It was Reunion (Panther) | I carried around with me, all the while, a bag of shattered glass | which made a soft clinking, crunching sound | and you can hear it, now | though no one, in the past, heard it | A branch of red coral, and the Greek coins | a Pegasus from Corinth, a Minotaur from Knossos | Such things | And you were the go-to guy for beating up | for rape or to kill a little time | drinking Zwetschgenwasser, keeping the fallen plums from going to waste | on the hillsides, on hot evenings | before the true disaster overcame us | And is it right, a friend always needs an enemy | the same way | an actor needs a cue? | You hear it? — that gritty, glassy sift | whenever I move? | That evening, you were the go-to guy | and so I went to you

To be far away, it’s the fate of everyone | and not to care, and not to understand | Coming to you at a tangent | I remember that terrible evening | I think I was in shock | and the event is crooked in my memory | inevitably distorted | like a black stick | from an old plum tree | seen through the clear medium | of a jar of clean water | as if broken | and I suppose it is | broken | I still | can’t quite | process the events, you know? | We only meant to kill a little time | to kiss maybe | to glance in the mirror | watch the planes | heading for elsewhere | to read and perhaps to kiss again | and then talk about what we’d read | You deserve to be hated, and so I wonder, why it is | I love you? | Oh, no — wait | My mistake | This is hatred


from the series fleeting pixel (series of 1,000 poems, 2012–2016)
(this poem, September 2016)

We know only what the music knows | I want to | say | But that kind of saying is over | for the time being | Maybe it will be back one day? | And the winter isn’t perpetual | the ruins are ruins for a while, for sure | but then soon are re-developed | or covered by forest and then | re-developed | there’s business to be done here | salt and cashmere to be traded | lambs | derivatives | Ruins are in the structure | the gamble of stand and fall | part of the music’s charm | as fatigue belongs to the metal | the plane’s wings preparing | to fold | the plane | to sleep in a bright | re-direction of atoms | a new swirl | a river’s re-flow | This, we tell ourselves, we know | or we used to tell ourselves | We used to say: We only know what the music knows | and we would say that | while listening to music, or dancing | very slowly to music | in a half-lit room | when the destination of our journey | was like a bud | opening on a branch | And in our love | there was business done | lambs traded | cashews, salt | and slaves and guns | it was | how the edge | belonged to the core | As we stopped dancing | we tried to remember | how the music had been | but, well, we’re flawed | and we couldn’t get it exactly | and besides, the ruins were already | walking in | asking us to go | We had no choice | And if the silence came then, would we know only | what the silence knows?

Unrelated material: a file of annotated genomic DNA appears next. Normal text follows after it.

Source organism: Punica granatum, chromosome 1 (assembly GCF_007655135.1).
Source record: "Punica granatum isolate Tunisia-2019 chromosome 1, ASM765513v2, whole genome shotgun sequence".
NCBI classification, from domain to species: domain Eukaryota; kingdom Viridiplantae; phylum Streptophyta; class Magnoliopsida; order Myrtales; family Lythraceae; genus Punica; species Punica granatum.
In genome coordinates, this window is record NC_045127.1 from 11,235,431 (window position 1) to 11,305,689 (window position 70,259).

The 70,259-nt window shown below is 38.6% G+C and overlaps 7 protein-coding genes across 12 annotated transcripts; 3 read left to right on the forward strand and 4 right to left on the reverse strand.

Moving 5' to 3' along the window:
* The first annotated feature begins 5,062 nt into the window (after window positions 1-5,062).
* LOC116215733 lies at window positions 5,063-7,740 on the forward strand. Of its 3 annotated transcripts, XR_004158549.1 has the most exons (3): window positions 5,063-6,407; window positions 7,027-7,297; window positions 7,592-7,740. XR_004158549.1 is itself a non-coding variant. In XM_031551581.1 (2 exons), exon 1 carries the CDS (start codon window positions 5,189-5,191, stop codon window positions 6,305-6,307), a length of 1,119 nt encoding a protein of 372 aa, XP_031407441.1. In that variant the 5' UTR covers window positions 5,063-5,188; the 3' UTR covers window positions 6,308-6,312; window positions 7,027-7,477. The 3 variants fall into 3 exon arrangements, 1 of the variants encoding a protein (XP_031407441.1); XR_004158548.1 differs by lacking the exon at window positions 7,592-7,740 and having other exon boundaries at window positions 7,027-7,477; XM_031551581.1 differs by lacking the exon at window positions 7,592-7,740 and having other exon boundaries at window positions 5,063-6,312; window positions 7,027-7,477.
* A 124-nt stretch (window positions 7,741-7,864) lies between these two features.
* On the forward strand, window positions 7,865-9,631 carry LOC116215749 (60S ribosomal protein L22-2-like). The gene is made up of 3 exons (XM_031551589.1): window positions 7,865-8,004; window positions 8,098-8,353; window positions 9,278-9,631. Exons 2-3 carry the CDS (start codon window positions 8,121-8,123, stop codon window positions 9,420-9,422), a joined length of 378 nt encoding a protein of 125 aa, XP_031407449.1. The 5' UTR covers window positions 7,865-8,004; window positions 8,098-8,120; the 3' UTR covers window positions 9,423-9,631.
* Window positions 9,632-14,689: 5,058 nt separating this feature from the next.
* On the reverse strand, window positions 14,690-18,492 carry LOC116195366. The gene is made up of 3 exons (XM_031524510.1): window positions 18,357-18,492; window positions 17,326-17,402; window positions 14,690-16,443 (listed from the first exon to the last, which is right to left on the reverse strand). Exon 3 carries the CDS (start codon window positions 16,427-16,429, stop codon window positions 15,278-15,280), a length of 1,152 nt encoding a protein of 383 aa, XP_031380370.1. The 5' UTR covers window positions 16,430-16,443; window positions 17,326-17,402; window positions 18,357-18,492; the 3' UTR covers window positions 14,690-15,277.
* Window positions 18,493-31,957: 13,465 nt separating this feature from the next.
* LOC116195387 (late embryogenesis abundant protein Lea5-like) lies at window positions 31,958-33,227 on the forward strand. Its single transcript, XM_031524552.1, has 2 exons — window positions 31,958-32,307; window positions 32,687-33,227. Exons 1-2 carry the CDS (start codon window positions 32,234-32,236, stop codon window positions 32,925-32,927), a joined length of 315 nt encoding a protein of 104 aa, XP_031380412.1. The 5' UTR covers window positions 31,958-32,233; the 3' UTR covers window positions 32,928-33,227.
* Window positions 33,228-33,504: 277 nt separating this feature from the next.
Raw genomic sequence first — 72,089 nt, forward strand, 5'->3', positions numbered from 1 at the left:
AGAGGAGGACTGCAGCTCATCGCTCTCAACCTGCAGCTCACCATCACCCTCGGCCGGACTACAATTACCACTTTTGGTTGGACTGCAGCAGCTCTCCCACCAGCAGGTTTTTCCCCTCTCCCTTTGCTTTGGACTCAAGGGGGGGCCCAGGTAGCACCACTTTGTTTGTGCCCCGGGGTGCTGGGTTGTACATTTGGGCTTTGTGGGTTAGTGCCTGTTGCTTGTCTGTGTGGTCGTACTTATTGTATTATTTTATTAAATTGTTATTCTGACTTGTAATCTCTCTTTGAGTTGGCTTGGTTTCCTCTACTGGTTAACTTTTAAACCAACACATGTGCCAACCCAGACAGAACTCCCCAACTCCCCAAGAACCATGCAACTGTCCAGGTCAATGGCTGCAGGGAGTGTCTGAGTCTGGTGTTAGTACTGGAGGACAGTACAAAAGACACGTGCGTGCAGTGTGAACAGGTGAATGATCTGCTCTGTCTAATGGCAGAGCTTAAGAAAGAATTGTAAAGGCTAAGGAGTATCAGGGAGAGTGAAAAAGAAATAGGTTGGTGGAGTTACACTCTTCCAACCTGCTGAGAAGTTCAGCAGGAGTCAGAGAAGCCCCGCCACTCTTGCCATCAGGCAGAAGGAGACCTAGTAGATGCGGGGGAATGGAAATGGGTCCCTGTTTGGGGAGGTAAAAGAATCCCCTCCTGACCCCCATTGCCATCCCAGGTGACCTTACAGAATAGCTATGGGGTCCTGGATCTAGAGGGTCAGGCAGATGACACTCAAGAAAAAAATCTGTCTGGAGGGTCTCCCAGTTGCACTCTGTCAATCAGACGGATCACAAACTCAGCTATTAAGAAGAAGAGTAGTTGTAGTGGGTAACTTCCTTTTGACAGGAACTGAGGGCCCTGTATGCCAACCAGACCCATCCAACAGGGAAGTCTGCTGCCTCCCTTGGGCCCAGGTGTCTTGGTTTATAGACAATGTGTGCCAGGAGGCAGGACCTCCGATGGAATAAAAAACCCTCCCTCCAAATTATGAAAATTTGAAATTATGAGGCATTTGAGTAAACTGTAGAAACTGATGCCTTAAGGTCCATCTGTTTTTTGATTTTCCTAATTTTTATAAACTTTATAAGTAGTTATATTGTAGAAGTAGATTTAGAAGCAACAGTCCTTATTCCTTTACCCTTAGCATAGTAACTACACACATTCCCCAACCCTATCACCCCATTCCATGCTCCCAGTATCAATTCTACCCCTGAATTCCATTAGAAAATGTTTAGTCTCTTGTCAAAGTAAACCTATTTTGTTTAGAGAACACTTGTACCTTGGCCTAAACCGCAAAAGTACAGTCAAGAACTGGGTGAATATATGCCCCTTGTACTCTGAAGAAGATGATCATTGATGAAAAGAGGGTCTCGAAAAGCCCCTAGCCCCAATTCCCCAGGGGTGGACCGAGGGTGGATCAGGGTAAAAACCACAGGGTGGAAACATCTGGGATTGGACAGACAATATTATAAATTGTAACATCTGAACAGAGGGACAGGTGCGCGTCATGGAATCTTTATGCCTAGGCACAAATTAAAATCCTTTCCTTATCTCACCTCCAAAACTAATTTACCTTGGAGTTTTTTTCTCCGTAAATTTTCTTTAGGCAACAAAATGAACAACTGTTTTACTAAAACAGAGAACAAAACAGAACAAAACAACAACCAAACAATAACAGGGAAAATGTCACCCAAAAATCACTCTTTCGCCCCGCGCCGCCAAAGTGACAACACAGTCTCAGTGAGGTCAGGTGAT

from the series fleeting pixel (series of 1,000 poems, 2012–2016)
(this poem, September 2016)

The air is eating the soft fruit of my lungs | and the stock market is falling

Slowly all the cities are connecting up by means of infinitesimal threads of quicksilver, and | I am in a mood

Autumn rests against my skin | the fine hairs on my arm rise a little against the cooler air || It will be vellum

She bites her lover and he spills tiny seeds | Small frills of his flesh tighten and loosen, he will run to the temple, where there are pictures of beautiful trees

Stars are forming all over the surface of her skin and her darkness is expanding, the small points of luminosity | drifting further and further apart

The books ache not to be books, and the words | chafe on their pages || they feel autumn coming, too | the damp, the fogs, the mildew

The long winter night of her kiss frightens him | the beautiful trees are letting fall | oranges | persimmons | pomegranates | lemons

Exquisite as a Persian miniature | his sorrow | is not really enough to make up grit sufficient for even | a single pearl

She doesn’t love him | although they are called “lovers” | There will be no more summers | Only the empty bourgeois walks in walloping galoshes across wet fields and woods where purpose runs out and will fails and his body grows as frail and as pointless as a child’s balloon | slipped from moist little fingers | given to the air’s indifference | blown and floating

When she cries, the tears are tiny wriggling caterpillars | They glisten and glitter | She never sees them take wing, and perhaps they never do?

The chemistry of grief is well known and the famous “next words” are written and read | and another of her kisses fills him with snow and delayed trains and she can’t leave her phone alone, in it is stored | all the devices of his irrelevance

She dines on her own heart, it no longer satisfies her | Why are happy people so contemptible?

They will never hear the clink of goat-bells again, the high pass in the dust and the rapture | They will never establish the basis of their relations | with other people